Olympic volleyball on Boston Common? Maybe. But we are a long way off from that possibility.
As someone who has been to virtually every Olympic Games since 1988, who used to head a company that was an international Olympic sponsor, who in the past has expressed doubts about a Boston Olympics, and who once held the International Olympic Committee's feet to the fire for a stunningly corrupt bidding process, I have one word for the critics of a Boston bid: Relax.
The United States Olympic Committee has to first decide if it wants to bid at all and then has to decide among four American cities. And then, assuming it does, there are many international competitors who are possible bidders: Paris, Hamburg, Melbourne, Rome, Doha, Johannesburg, Istanbul, to name a few.
So there is no reason for anxiety at this juncture. Allow me to offer a dose of reality:
1. The details of the bid will change. Even if the USOC chooses Boston as its candidate, it will be September 2017 before the IOC decides which city among the international competitors will host the Games. That represents more than two years for Boston to further develop a plan, scrutinize it, debate it publicly, and then to refine it.
2. Vladimir Putin is not in the State House or City Hall. Much of the worry about bidding for the Games centers on the potential squandering of public funds. Two Games much cited by critics — Beijing in 2008 and Putin's Sochi in 2014 — cost $40 billion and $50 billion respectively.
But these Olympics were financed by authoritarian regimes, and extravagance is no longer the order the day. At the IOC, they are keenly aware of the danger of making the Games so expensive that only an authoritarian regime would want them — especially now that four of six bidders have dropped out of the running for the 2022 Winter Games. So the IOC is working towards a less demanding economic model and is about to vote on a strategic roadmap named Olympic Agenda 2020, which would consider the use of pre-existing facilities as a positive factor in evaluating bids.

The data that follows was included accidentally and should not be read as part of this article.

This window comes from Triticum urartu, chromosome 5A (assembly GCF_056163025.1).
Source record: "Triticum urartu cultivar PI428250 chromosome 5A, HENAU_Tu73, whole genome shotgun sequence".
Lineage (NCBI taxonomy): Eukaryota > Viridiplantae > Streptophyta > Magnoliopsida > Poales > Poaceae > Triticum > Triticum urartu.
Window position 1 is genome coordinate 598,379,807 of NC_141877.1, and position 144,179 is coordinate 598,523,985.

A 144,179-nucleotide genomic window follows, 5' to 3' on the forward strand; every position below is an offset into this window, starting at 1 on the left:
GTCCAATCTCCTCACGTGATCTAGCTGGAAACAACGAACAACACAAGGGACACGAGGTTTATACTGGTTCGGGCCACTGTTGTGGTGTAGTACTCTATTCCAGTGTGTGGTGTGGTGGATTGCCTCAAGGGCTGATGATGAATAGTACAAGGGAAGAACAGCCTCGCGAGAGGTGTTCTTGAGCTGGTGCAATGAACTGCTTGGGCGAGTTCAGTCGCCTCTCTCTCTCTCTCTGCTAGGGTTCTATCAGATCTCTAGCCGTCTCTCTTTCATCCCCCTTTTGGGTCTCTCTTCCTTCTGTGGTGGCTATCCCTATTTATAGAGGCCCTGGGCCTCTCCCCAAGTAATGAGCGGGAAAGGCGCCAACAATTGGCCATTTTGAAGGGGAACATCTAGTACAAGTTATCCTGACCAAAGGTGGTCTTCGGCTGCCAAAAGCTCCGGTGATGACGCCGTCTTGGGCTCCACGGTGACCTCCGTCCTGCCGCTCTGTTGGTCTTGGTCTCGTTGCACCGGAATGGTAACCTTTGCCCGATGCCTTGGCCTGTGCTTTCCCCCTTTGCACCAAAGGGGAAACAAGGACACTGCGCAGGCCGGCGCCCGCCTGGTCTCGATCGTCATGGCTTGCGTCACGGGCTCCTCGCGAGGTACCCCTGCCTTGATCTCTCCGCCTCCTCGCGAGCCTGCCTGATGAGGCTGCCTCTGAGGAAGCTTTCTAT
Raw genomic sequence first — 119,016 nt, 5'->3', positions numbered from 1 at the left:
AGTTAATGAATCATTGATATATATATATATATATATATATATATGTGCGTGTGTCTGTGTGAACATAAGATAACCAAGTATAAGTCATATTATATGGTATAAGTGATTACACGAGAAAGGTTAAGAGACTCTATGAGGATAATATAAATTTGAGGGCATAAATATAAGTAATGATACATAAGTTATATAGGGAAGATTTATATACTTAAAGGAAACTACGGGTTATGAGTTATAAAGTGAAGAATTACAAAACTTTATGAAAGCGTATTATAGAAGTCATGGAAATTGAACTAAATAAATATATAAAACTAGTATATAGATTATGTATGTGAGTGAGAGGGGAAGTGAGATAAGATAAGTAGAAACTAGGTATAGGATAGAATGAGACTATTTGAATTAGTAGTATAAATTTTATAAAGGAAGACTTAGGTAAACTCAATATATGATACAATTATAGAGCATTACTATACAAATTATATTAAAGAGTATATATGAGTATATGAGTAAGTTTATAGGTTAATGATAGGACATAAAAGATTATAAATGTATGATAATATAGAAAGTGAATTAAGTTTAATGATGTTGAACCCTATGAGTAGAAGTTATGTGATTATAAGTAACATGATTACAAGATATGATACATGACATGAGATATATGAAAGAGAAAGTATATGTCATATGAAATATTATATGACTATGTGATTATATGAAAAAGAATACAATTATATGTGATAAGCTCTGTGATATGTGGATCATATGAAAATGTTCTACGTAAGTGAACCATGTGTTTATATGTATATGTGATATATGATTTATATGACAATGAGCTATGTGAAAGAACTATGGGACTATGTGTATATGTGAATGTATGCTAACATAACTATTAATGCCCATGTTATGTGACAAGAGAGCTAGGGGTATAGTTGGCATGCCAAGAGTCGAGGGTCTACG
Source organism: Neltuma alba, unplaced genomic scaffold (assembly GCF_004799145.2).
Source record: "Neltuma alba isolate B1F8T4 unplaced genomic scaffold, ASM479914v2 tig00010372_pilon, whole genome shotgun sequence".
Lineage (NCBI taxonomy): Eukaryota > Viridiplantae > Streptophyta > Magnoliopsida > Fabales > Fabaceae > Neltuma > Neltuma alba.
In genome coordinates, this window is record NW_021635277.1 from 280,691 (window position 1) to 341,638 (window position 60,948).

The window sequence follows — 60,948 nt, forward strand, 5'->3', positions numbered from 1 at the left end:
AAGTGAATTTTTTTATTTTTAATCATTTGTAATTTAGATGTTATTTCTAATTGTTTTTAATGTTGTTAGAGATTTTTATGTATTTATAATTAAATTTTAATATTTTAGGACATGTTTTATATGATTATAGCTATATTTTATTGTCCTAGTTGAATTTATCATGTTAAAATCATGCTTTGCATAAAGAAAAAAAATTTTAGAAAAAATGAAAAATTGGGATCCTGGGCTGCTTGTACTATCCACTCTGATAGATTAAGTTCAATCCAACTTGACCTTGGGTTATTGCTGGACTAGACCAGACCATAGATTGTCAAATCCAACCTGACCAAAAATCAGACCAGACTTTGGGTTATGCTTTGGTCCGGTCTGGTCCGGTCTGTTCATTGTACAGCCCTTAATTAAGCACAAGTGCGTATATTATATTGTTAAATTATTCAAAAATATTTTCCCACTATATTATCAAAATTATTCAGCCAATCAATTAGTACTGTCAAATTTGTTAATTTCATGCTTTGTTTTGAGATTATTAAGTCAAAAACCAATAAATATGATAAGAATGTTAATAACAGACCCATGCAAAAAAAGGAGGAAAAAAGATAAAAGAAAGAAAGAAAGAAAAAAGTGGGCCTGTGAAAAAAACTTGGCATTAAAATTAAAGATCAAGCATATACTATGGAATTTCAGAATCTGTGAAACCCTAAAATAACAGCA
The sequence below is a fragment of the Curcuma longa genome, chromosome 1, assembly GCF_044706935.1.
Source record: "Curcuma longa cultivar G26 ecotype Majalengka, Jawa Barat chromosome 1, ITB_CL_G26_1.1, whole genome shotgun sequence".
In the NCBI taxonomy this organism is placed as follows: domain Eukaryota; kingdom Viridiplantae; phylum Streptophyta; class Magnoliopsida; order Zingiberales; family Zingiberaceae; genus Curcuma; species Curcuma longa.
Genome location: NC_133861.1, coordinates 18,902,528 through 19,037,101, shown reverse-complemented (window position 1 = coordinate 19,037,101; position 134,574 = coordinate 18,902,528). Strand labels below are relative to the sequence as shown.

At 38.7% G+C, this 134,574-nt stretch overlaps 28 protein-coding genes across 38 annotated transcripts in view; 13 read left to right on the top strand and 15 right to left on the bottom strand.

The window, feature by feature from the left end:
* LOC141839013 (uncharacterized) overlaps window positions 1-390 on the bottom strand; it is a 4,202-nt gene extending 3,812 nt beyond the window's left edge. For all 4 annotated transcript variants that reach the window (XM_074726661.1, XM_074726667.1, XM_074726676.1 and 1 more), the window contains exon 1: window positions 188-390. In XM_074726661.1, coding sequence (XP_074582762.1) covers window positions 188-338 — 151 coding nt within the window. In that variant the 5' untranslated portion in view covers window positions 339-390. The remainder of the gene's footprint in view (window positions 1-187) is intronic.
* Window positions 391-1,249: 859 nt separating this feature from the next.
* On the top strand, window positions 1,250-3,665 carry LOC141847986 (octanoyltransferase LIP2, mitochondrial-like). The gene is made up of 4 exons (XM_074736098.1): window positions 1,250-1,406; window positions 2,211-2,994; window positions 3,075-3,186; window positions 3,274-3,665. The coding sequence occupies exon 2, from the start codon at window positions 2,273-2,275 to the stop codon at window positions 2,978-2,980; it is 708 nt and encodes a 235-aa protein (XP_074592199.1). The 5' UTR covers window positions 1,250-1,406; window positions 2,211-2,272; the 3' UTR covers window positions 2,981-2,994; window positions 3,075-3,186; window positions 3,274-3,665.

Given the depth of the sports infrastructure in Boston, which includes not just professional venues, but also university athletic facilities, as well as the dormitories that house a quarter of a million students, Boston could launch an extremely strong bid without promising to build everything from scratch.
Of course, there will need to be infrastructure improvements, such as in public transportation, that will require public funds. Nonetheless, rest easy. This is a democracy. Charlie Baker and Marty Walsh are too smart and too inclusive not to allow a public debate.
3. The new Olympic leadership is remarkably progressive. In 1998, the IOC had a poisonous bidding scandal that came to light in the run-up to the Salt Lake City Games, and I felt it was important to publicly demand reforms. In 2003, I appeared before the US Senate Commerce Committee and testified that USOC was a bloated, opaque bureaucracy. Fortunately for world-class athletes and their fans around the globe, both organizations took the right lessons and now have true professionals running the show. Both the USOC and the IOC are on much better paths today.
USOC CEO Scott Blackmun has said that the organization will choose a city for "fiscal responsibility" and an appealing story. The recently-elected IOC President Thomas Bach has said from the start that "sustainable development" is his vision —
4. In Boston, a city where everyone wants progress, but few embrace change, the Games could spur some much-needed action. The lack of affordable housing in metropolitan Boston is clearly a crisis. What if the Olympic Village could be used after the Games as 10,000 affordable housing units? What if the improvements in our aging transportation infrastructure brought better public transit to outlying communities and opened neglected neighborhoods to new business investment?
5. If Boston decides to host the Games, it is likely to stick the landing beautifully. We may not have Los Angeles's glitter or Paris's wide boulevards or Istanbul's exotic look, but we have more important things to offer the Olympic Games: Walkability and charm, the brains and taste to manage the Games well, and a really unusual civic cohesiveness. Boston's business community and government have always been balanced by its great universities, superb hospitals, and nonprofits of all kinds. All the players tend to view metropolitan Boston as a community of partnerships, and they work together to enhance our unique competitive advantages.
So relax. If Boston decides to go for the Games, they will be another intelligent public-private partnership, and, like many ventures in our history, we will set an example for how things should be done.
David D'Alessandro is former CEO of John Hancock Financial Services.